Thursday, March 2, 2017

The invention of Red Delicious

From U.S. Plant Patent No. 90, circa 1934:

My invention relates to improvements in apples of the type depending on color and earliness of coloring for a portion of their commercial value. The objects of my improvement are, first, to provide an apple of the well-known Delicious type which will color about two weeks earlier than the Delicious and therefore be ready to reach the earlier and higher priced markets; and second, to secure on each tree a higher percentage of fruits having the desired high coloring.

Note the use of the word "invention" to describe a random natural variation. (Well, that's just the patent system talking.)

With this patent, a farmer named Harry Shotwell acquired for 12 years exclusive rights to an "improved" version of Red Delicious that could be picked early and still be red.

It is not recorded whether Shotwell profited from selling those rights, or if the new variation took root in many orchards, but the patent is instructive.

The new variety first occurred as a bud sport or mutation in a Delicious tree in my orchard located about four miles north of Wenatachee, Washington. 

Apples do not breed true and thus cultivated varieties (cultivars) are propagated by grafting. Nonetheless, some genetic variation is possible though random mutation, usually affecting just one limb of a tree. The mutation can itself be grafted:

Trees grown and developed from scions taken from the original bud sport limb by me, produce fruit identical in characteristics with that grown on the original limb.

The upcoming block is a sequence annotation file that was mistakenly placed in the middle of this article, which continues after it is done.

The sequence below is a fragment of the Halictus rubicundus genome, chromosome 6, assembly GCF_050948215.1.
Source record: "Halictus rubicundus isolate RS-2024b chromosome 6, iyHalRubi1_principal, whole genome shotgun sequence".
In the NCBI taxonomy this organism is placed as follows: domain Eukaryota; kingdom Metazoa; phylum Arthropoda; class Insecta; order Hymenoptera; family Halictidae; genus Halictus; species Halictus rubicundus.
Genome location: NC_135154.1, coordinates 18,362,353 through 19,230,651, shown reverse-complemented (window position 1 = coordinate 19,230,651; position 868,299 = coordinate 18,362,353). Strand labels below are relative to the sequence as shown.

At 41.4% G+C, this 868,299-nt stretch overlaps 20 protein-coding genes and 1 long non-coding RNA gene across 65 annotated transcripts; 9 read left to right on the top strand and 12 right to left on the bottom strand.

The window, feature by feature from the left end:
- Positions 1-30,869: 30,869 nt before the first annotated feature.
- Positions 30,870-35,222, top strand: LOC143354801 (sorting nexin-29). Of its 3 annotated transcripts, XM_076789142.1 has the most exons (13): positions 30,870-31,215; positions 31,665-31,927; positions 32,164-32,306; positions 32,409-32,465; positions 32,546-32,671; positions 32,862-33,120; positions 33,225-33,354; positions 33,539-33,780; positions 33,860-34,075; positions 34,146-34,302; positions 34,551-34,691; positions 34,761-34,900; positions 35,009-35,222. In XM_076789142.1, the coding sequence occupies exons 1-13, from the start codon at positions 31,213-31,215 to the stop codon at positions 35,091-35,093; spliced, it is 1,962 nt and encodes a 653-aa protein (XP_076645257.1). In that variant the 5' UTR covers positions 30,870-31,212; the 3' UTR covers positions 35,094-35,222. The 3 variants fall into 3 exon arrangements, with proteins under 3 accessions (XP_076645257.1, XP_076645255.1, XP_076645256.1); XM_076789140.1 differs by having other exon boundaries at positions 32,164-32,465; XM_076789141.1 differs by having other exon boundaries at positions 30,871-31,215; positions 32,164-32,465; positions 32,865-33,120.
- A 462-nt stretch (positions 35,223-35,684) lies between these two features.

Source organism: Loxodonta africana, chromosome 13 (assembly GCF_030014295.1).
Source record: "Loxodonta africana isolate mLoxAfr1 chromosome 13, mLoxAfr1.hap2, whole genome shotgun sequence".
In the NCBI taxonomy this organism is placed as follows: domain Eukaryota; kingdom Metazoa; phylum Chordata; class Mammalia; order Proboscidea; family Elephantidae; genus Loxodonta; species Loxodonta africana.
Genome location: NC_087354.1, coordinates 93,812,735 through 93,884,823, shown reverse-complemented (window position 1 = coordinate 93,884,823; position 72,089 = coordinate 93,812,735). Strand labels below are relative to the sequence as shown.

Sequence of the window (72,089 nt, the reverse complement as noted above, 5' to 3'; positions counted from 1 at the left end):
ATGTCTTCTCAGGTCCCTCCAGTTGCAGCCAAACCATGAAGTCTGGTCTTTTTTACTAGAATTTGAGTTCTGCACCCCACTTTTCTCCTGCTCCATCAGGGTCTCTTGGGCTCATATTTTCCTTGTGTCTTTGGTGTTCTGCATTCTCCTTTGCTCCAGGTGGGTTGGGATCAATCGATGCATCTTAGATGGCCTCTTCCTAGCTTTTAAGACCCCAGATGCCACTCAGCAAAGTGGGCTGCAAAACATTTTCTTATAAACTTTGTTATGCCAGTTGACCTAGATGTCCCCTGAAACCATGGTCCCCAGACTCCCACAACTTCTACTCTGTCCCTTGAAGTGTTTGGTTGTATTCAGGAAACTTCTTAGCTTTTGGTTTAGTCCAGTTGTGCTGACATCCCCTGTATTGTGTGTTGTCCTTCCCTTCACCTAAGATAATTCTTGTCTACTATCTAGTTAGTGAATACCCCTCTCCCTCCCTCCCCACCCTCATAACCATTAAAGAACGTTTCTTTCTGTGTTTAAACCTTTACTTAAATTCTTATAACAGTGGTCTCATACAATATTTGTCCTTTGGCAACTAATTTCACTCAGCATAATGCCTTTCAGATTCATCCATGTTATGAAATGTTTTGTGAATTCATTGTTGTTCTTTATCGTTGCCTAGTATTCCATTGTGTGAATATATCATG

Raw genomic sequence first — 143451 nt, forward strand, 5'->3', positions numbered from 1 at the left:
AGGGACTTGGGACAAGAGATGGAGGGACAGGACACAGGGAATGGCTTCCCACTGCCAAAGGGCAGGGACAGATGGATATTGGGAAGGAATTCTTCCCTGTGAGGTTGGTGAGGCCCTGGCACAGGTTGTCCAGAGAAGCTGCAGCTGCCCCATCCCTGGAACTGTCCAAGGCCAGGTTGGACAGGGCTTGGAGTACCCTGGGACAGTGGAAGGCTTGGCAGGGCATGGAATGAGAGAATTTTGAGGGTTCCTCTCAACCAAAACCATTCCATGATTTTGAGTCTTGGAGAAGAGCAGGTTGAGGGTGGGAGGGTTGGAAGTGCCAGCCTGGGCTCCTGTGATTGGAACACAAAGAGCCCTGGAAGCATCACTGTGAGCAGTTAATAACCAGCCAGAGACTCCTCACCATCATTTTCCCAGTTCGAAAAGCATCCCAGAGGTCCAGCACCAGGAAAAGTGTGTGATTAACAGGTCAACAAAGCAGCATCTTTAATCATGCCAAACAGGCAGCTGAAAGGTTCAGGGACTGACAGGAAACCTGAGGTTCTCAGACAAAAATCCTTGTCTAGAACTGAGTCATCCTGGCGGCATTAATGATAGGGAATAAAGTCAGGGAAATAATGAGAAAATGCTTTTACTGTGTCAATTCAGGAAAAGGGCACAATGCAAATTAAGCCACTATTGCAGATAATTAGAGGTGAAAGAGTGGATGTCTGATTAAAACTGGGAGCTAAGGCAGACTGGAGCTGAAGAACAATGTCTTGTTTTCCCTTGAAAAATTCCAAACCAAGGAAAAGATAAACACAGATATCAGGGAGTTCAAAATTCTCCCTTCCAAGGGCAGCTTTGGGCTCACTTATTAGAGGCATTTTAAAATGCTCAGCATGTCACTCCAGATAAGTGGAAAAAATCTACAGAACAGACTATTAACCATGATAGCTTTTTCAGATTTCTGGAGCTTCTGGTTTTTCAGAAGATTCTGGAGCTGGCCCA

A popular variety that grows on many trees in many farms may develop many sports. If so, genetic mutation can play an evolutionary role like that of sexual reproduction. A kind of natural selection can form, or deform, a cultivated variety as farmers select budwood with the most desirable qualities.

That's what happened to Delicious. The market did not value taste or texture, and so taste and texture suffered.


The approved patent application details five ways in which Shotwell's sport improves on delicious. The words "taste" or "flavor" or "texture" do not appear in that section.

Note also that Shotwell does not say that his version ripens any earlier, just that it can be picked two weeks ahead of time because it gets color sooner.

There have been more than 40 patents like Shotwell's for Delicious limb mutations. All of these have been about color or durability, none about taste. There have been many more Delicious sports that were not part of the patent system, including some that predate Shotwell's.

It's popular nowadays to disparage Red Delicious and by implication the stunted tastebuds of those who enjoy her. But she was not always as she was now, and we did it to her.

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